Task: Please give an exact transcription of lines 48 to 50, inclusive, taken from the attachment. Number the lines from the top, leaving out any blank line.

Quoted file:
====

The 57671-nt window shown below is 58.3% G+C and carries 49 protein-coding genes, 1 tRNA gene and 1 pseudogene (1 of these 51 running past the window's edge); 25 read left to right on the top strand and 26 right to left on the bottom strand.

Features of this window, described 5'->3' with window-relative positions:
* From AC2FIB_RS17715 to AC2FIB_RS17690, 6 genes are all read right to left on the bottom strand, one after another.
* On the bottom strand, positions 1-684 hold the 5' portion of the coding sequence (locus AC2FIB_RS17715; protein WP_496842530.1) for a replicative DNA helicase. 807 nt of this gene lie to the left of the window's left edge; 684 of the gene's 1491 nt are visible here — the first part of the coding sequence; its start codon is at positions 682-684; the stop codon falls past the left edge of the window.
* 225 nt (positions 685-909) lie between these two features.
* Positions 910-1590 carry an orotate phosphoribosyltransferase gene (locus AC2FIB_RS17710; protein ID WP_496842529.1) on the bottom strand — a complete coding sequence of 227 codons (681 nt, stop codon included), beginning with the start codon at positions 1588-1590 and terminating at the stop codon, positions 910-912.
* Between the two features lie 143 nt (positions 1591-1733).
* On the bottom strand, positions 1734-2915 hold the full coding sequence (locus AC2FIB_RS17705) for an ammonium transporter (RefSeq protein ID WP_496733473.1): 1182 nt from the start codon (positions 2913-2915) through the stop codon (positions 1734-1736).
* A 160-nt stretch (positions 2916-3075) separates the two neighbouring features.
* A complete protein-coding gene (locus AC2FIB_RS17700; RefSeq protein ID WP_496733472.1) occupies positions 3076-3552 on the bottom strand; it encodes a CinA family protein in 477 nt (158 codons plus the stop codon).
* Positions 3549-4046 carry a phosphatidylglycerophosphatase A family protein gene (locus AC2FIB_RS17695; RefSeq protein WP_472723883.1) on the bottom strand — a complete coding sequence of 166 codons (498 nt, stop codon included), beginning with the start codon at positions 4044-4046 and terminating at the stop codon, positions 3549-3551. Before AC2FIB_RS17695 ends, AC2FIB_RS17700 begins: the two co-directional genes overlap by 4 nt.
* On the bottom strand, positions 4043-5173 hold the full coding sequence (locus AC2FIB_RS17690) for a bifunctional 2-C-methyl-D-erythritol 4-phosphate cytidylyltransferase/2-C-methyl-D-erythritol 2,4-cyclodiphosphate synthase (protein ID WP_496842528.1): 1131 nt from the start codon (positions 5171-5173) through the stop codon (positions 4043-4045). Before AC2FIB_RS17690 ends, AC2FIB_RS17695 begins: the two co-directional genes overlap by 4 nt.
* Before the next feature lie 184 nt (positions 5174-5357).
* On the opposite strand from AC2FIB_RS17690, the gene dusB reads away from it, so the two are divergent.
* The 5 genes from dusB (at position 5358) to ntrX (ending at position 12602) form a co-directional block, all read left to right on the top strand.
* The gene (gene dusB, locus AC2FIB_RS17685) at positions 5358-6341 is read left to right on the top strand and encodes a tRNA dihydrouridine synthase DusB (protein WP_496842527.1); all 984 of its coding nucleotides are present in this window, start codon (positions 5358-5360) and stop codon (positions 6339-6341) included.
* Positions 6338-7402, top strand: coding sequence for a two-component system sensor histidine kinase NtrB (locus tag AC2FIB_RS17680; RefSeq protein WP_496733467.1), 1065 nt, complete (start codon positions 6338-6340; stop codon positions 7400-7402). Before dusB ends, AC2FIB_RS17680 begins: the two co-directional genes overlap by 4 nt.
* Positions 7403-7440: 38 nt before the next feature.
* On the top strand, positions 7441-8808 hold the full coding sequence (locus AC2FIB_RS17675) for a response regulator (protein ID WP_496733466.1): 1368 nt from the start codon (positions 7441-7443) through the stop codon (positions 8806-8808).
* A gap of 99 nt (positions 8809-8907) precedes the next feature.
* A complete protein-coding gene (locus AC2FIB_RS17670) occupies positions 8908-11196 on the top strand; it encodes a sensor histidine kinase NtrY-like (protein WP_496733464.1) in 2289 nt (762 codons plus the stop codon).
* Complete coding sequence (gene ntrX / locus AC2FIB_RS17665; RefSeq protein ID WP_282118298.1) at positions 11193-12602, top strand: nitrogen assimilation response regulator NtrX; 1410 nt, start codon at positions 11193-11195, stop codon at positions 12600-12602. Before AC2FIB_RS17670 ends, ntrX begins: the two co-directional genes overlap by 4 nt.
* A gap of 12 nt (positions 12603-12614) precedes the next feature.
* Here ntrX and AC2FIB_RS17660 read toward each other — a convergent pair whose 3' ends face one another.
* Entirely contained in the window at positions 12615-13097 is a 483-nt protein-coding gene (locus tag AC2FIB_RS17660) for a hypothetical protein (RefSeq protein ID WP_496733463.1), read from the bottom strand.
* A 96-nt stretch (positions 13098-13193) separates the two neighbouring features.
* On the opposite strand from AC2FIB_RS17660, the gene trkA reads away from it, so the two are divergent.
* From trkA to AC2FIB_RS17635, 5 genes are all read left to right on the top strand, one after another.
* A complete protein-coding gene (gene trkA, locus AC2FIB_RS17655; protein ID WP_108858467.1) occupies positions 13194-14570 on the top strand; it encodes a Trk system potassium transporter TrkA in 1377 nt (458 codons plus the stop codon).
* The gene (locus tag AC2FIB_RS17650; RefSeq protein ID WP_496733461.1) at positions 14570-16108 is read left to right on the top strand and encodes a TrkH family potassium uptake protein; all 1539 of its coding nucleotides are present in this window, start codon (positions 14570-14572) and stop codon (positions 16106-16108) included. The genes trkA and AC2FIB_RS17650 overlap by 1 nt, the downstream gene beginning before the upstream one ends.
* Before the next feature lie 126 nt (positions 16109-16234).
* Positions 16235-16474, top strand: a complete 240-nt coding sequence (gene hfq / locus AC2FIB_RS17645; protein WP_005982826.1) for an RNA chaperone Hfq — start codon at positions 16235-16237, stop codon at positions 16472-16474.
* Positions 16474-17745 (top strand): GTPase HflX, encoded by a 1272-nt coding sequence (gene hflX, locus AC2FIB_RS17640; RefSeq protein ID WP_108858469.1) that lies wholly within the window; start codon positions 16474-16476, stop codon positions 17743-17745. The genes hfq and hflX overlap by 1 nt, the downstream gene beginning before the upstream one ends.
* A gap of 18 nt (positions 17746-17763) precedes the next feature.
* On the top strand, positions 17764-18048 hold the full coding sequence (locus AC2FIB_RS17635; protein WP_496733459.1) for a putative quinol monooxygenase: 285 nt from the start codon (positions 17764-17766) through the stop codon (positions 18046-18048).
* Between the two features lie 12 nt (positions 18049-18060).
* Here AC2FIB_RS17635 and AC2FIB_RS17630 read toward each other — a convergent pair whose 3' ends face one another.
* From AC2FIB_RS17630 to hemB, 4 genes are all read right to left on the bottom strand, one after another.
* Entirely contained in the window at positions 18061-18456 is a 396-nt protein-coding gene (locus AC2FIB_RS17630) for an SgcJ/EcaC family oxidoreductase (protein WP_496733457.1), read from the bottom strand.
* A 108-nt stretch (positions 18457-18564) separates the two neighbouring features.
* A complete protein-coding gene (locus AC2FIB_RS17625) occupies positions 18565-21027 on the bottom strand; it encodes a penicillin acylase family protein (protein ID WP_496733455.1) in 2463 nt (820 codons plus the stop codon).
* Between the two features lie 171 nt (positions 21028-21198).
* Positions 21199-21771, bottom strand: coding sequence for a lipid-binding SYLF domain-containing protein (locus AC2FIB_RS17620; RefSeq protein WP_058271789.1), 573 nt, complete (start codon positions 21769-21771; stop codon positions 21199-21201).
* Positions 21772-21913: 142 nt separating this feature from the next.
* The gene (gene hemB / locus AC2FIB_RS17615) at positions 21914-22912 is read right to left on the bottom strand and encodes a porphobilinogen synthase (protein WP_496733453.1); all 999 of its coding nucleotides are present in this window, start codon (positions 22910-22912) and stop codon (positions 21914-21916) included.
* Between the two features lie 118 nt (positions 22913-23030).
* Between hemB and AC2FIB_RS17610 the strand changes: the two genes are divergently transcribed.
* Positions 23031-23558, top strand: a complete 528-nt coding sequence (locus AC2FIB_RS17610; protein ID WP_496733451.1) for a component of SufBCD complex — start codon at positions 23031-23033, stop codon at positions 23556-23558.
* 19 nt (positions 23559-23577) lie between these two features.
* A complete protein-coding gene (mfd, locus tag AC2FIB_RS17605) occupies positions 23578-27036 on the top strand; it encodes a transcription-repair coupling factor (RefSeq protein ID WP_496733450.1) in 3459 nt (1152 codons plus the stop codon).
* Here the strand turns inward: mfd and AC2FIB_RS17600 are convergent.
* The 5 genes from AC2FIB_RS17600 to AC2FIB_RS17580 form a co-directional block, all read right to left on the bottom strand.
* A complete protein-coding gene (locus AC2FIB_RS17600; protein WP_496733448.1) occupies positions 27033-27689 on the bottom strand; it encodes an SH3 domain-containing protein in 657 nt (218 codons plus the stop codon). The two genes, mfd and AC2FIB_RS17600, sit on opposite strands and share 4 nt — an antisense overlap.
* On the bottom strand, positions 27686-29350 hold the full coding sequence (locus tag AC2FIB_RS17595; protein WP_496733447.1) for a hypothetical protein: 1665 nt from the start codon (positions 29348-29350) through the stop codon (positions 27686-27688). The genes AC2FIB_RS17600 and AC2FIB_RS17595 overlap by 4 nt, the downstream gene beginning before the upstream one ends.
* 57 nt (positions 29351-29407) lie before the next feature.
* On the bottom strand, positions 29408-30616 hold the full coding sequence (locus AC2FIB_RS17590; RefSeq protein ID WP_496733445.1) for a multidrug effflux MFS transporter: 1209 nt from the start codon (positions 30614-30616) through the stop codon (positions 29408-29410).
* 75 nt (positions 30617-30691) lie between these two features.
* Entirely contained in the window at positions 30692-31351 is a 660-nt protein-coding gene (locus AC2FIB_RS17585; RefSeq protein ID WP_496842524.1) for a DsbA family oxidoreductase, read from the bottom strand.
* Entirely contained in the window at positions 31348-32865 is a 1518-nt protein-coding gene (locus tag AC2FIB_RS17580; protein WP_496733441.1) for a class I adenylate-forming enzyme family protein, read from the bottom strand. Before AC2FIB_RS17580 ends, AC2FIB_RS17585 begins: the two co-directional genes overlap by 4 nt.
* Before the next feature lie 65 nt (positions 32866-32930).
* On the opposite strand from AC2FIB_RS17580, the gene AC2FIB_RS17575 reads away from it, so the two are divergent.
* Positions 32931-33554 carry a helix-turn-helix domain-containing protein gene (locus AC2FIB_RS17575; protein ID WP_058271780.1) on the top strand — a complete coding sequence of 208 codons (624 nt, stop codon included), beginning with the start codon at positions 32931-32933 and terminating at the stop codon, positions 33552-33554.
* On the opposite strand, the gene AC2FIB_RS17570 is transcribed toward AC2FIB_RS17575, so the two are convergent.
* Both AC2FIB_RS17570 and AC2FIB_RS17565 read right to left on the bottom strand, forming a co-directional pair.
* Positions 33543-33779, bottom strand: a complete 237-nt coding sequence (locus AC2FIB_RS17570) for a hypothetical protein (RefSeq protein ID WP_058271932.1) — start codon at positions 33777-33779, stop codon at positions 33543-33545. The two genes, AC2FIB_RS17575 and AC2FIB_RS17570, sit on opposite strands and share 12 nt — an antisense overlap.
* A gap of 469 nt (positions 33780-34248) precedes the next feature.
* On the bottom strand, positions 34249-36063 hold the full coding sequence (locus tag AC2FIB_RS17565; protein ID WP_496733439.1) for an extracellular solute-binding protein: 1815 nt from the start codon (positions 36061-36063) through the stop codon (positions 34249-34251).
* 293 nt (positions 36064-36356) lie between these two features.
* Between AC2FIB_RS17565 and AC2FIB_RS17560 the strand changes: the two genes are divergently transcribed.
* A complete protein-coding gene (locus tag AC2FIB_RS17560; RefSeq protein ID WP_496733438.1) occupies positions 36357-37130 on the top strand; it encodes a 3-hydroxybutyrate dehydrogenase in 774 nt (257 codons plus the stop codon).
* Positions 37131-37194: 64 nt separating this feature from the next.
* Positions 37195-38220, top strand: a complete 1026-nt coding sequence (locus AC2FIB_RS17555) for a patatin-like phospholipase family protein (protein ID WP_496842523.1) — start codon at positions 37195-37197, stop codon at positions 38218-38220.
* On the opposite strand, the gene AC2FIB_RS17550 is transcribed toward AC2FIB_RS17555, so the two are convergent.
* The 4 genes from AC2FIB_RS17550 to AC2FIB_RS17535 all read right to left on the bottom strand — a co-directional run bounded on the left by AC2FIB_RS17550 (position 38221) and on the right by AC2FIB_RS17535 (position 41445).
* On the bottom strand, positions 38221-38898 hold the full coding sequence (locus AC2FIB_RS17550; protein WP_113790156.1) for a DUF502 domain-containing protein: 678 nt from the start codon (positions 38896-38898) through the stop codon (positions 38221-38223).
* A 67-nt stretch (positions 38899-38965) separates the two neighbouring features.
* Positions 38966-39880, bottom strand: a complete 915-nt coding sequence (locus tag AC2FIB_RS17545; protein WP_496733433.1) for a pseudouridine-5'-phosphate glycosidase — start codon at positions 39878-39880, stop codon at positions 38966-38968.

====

* Positions 23031-23558, top strand: a complete 528-nt coding sequence (locus AC2FIB_RS17610; protein ID WP_496733451.1) for a component of SufBCD complex — start codon at positions 23031-23033, stop codon at positions 23556-23558.
* 19 nt (positions 23559-23577) lie between these two features.
* A complete protein-coding gene (mfd, locus tag AC2FIB_RS17605) occupies positions 23578-27036 on the top strand; it encodes a transcription-repair coupling factor (RefSeq protein ID WP_496733450.1) in 3459 nt (1152 codons plus the stop codon).